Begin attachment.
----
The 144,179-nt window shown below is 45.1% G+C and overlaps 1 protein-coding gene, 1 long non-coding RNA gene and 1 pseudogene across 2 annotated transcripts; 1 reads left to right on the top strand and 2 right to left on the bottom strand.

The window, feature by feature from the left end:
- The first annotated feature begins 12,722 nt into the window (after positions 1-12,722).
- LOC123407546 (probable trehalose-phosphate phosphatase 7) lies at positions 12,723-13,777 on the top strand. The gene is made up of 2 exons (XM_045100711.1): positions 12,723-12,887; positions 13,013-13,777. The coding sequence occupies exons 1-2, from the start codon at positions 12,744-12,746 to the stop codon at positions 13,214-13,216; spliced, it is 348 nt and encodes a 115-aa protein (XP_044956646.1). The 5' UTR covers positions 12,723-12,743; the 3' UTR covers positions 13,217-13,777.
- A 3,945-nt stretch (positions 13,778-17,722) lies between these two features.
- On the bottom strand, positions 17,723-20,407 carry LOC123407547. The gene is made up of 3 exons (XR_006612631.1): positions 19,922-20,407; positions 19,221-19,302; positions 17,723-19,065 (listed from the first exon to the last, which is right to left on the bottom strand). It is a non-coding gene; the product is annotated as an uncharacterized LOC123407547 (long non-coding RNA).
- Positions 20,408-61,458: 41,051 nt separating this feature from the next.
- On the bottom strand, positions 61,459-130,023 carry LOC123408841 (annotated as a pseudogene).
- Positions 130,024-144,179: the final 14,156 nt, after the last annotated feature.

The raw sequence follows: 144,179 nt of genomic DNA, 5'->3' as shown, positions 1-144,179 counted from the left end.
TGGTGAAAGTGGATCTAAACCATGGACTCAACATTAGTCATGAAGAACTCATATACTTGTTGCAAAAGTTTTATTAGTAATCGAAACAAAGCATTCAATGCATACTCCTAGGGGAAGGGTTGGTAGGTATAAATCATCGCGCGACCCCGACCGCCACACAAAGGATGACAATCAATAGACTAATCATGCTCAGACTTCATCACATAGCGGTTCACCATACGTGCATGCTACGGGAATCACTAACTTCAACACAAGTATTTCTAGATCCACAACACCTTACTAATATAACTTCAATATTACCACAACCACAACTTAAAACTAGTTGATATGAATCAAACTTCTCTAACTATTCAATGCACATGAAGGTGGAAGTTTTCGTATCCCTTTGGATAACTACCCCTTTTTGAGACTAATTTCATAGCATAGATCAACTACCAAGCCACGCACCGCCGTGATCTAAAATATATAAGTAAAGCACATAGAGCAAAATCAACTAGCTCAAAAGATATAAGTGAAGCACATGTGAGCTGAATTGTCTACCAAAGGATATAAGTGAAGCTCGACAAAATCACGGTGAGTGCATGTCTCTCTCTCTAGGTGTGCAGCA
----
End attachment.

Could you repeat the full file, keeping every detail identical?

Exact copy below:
The 144,179-nt window shown below is 45.1% G+C and overlaps 1 protein-coding gene, 1 long non-coding RNA gene and 1 pseudogene across 2 annotated transcripts; 1 reads left to right on the top strand and 2 right to left on the bottom strand.

The window, feature by feature from the left end:
- The first annotated feature begins 12,722 nt into the window (after positions 1-12,722).
- LOC123407546 (probable trehalose-phosphate phosphatase 7) lies at positions 12,723-13,777 on the top strand. The gene is made up of 2 exons (XM_045100711.1): positions 12,723-12,887; positions 13,013-13,777. The coding sequence occupies exons 1-2, from the start codon at positions 12,744-12,746 to the stop codon at positions 13,214-13,216; spliced, it is 348 nt and encodes a 115-aa protein (XP_044956646.1). The 5' UTR covers positions 12,723-12,743; the 3' UTR covers positions 13,217-13,777.
- A 3,945-nt stretch (positions 13,778-17,722) lies between these two features.
- On the bottom strand, positions 17,723-20,407 carry LOC123407547. The gene is made up of 3 exons (XR_006612631.1): positions 19,922-20,407; positions 19,221-19,302; positions 17,723-19,065 (listed from the first exon to the last, which is right to left on the bottom strand). It is a non-coding gene; the product is annotated as an uncharacterized LOC123407547 (long non-coding RNA).
- Positions 20,408-61,458: 41,051 nt separating this feature from the next.
- On the bottom strand, positions 61,459-130,023 carry LOC123408841 (annotated as a pseudogene).
- Positions 130,024-144,179: the final 14,156 nt, after the last annotated feature.

The raw sequence follows: 144,179 nt of genomic DNA, 5'->3' as shown, positions 1-144,179 counted from the left end.
TGGTGAAAGTGGATCTAAACCATGGACTCAACATTAGTCATGAAGAACTCATATACTTGTTGCAAAAGTTTTATTAGTAATCGAAACAAAGCATTCAATGCATACTCCTAGGGGAAGGGTTGGTAGGTATAAATCATCGCGCGACCCCGACCGCCACACAAAGGATGACAATCAATAGACTAATCATGCTCAGACTTCATCACATAGCGGTTCACCATACGTGCATGCTACGGGAATCACTAACTTCAACACAAGTATTTCTAGATCCACAACACCTTACTAATATAACTTCAATATTACCACAACCACAACTTAAAACTAGTTGATATGAATCAAACTTCTCTAACTATTCAATGCACATGAAGGTGGAAGTTTTCGTATCCCTTTGGATAACTACCCCTTTTTGAGACTAATTTCATAGCATAGATCAACTACCAAGCCACGCACCGCCGTGATCTAAAATATATAAGTAAAGCACATAGAGCAAAATCAACTAGCTCAAAAGATATAAGTGAAGCACATGTGAGCTGAATTGTCTACCAAAGGATATAAGTGAAGCTCGACAAAATCACGGTGAGTGCATGTCTCTCTCTCTAGGTGTGCAGCA